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Alaska State Troopers say Fairbanks dispatch receiving high amount of accidental 911 calls

Published: Sep. 6, 2021 at 3:32 PM AKDT
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FAIRBANKS, Alaska (KTVF) - The Alaska State Troopers dispatch center in Fairbanks has been receiving an unusually high number of accidental 911 calls.

According to Capt. Eric Spitzer with the Alaska State Troopers, the accidental calls use up needed resources for other potential emergencies.

“What happens is when there’s an accidental 911 call, the dispatcher has to call that number back, and depending on whether someone answers it or not, [that] determines whether they actually talk to somebody,” Spitzer said. “They need to research that, and they need to actually determine that it was in fact an accidental call. If people don’t answer the phone, someone could be in peril. It may be a legitimate 911 call and we’re trying to figure it out. We can’t just dismiss the call as an accidental call until we determine it’s accidental. So it’s pulling time from dispatchers, [and] in many cases it causes troopers to have to respond to a scene, a location where that phone might be. It’s taking time and resources from both troopers and dispatchers.”

Along with accidental use of the SOS feature on many smart phones, there’s another common cause for accidental 911 calls, according to Spitzer.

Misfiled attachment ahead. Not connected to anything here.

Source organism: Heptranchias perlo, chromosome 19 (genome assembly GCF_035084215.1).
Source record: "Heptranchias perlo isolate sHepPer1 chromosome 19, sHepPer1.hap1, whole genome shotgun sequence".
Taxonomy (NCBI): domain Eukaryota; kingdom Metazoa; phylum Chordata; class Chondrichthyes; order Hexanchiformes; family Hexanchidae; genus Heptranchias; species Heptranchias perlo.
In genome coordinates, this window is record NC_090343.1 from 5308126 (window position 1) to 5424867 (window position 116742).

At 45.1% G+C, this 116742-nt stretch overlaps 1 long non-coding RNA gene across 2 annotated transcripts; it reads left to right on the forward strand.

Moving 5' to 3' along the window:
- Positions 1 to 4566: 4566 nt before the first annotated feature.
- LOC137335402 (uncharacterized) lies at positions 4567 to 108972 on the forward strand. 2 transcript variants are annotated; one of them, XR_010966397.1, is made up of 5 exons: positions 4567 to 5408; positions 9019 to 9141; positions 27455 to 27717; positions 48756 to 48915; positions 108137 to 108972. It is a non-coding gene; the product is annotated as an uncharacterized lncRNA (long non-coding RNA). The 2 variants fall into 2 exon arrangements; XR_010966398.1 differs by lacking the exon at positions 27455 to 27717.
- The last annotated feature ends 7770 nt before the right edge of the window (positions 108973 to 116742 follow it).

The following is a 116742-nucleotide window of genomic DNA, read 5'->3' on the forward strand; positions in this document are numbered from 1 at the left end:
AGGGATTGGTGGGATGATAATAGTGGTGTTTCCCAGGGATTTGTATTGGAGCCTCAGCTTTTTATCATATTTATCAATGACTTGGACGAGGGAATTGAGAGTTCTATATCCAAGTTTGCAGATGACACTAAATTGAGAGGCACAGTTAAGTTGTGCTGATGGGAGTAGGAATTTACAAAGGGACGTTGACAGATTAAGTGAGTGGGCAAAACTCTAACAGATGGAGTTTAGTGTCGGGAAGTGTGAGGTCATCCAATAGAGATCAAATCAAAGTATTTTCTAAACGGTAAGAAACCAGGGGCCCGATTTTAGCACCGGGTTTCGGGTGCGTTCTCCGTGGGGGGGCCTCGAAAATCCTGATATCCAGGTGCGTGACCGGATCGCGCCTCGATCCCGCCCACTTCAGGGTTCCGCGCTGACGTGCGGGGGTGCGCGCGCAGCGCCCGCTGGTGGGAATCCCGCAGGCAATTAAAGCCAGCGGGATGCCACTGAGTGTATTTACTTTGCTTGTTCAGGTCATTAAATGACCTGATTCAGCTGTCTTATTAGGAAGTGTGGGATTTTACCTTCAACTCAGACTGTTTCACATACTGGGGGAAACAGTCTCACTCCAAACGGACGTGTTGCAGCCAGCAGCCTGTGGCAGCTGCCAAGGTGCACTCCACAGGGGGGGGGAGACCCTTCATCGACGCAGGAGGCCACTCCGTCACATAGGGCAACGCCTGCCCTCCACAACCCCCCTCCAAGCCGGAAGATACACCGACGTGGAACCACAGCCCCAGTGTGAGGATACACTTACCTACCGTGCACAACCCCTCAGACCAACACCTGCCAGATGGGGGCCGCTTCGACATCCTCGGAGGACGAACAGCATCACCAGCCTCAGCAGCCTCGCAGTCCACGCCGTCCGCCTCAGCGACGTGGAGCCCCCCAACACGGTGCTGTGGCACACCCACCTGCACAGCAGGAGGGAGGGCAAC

“Some of the most common reasons for these accidental calls are children playing with the phone,” Spitzer said. “A lot of times these phones are disabled, the cellular service is disabled, so the parent thinks that it’s not able to make a 911 call when, in fact, it is making a 911 call.”

There are ways to help mitigate accidental 911 calls. For example, if a call to 911 is made by mistake, it is recommended that you stay on the line and inform the dispatcher of the error.

“A good way to mitigate this is for parents to teach their children,” Spitzer said. “Children should know how to call 911 - if there’s an actual emergency, a child should know how to do that. However, parents should also teach children [when] not to call 911. It’s not a toy, and it’s not something to amuse children [when] they call it up and they get somebody on the other line and they have a good time with it. It’s wasting a valuable resource, so I encourage parents to teach their children about it. Additionally, if you have a phone that you believe is turned off, and it starts ringing, answer that phone. It could be our dispatcher calling back after a 911 call, [to] make sure if it’s actually an accidental 911. Just tell the dispatcher what happened, and that way we can clear the slate on that.”

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